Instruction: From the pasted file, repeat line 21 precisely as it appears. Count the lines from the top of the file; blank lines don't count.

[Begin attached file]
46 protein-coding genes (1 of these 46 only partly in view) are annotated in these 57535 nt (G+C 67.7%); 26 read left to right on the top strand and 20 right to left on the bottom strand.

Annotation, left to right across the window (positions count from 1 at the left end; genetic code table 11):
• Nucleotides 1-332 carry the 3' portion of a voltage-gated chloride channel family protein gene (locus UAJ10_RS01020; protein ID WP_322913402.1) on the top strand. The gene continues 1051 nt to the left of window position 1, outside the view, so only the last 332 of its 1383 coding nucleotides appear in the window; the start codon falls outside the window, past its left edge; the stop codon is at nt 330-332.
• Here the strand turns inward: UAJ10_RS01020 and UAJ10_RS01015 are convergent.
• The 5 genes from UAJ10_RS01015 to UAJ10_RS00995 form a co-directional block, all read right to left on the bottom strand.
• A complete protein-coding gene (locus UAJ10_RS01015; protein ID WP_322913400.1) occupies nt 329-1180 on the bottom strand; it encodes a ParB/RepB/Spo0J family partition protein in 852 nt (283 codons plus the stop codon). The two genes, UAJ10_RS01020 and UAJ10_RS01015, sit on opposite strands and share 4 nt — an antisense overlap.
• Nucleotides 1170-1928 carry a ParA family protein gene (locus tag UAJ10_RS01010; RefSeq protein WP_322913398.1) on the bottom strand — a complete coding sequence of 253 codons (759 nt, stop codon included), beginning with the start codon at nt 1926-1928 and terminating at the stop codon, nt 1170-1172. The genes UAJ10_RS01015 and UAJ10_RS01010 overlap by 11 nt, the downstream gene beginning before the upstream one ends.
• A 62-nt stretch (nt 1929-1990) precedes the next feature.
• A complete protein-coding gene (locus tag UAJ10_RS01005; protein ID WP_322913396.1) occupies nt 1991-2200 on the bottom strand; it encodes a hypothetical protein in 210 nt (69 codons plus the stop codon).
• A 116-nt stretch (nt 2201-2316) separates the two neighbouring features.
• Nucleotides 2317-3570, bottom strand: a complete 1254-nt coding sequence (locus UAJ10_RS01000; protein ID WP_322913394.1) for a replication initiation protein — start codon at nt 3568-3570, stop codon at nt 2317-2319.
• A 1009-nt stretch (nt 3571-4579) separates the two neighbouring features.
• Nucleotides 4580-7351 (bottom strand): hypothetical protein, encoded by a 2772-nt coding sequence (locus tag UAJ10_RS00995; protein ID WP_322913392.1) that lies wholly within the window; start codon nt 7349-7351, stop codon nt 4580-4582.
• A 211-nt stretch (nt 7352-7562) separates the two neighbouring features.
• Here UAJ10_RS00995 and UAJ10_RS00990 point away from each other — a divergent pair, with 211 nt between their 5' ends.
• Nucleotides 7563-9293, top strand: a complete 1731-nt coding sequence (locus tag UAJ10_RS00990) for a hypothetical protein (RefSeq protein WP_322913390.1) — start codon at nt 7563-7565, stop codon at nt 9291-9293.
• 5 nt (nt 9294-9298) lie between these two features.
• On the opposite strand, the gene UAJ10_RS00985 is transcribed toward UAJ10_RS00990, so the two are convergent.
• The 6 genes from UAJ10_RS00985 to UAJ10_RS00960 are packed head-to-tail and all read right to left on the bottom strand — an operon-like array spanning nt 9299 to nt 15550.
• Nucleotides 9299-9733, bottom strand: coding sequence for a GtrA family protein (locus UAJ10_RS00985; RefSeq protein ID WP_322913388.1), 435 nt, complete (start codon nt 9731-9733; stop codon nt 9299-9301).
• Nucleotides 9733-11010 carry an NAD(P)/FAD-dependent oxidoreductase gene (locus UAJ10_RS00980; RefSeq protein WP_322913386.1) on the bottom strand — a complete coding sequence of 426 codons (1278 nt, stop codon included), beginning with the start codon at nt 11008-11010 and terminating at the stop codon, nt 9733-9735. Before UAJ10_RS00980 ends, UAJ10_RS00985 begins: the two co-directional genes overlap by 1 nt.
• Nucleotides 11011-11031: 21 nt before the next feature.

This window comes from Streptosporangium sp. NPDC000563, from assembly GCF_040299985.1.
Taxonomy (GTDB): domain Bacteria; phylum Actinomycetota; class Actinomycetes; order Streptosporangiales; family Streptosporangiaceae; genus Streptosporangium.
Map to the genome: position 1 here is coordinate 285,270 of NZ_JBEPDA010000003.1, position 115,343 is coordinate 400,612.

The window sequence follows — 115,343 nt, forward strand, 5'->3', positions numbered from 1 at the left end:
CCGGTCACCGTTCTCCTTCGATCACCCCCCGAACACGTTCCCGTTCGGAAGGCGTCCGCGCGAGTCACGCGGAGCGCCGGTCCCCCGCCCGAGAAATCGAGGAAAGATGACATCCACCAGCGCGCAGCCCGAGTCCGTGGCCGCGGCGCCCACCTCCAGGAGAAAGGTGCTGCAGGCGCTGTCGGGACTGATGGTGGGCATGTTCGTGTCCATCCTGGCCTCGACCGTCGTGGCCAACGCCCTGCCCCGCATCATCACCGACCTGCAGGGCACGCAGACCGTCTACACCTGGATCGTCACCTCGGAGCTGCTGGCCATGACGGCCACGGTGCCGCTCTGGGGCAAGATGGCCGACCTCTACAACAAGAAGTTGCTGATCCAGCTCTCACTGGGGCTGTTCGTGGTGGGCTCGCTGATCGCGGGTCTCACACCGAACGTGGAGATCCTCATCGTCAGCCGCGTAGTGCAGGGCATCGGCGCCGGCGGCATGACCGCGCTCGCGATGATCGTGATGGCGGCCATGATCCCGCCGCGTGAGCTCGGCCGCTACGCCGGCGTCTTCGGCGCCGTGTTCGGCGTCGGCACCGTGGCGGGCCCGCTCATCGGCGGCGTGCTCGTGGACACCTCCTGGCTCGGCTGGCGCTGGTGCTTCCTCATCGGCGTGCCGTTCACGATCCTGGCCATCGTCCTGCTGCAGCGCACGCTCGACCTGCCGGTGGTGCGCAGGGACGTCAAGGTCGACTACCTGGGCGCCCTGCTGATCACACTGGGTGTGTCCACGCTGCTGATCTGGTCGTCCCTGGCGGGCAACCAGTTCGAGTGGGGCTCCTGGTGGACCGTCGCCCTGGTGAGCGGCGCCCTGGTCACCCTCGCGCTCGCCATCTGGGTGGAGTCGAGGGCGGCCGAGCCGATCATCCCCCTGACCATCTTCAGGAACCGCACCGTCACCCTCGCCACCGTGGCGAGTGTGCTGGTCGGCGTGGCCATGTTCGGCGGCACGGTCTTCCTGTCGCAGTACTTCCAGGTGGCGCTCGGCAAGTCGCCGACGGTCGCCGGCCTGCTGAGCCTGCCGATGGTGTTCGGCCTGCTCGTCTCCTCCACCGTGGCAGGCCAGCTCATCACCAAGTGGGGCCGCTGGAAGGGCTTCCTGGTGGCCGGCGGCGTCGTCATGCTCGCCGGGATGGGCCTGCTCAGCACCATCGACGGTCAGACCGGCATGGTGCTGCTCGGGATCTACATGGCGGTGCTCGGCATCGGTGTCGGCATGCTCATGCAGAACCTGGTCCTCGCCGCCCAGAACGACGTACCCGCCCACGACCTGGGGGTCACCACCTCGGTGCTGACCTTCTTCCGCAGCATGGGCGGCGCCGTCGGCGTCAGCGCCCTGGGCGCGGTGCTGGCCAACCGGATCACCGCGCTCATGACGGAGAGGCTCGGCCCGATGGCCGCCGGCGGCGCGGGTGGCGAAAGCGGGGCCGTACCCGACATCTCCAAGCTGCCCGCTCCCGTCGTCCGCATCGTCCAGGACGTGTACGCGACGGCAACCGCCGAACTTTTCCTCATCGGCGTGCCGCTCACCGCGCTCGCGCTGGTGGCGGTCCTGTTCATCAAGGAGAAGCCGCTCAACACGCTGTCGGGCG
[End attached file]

• Nucleotides 9733-11010 carry an NAD(P)/FAD-dependent oxidoreductase gene (locus UAJ10_RS00980; RefSeq protein WP_322913386.1) on the bottom strand — a complete coding sequence of 426 codons (1278 nt, stop codon included), beginning with the start codon at nt 11008-11010 and terminating at the stop codon, nt 9733-9735. Before UAJ10_RS00980 ends, UAJ10_RS00985 begins: the two co-directional genes overlap by 1 nt.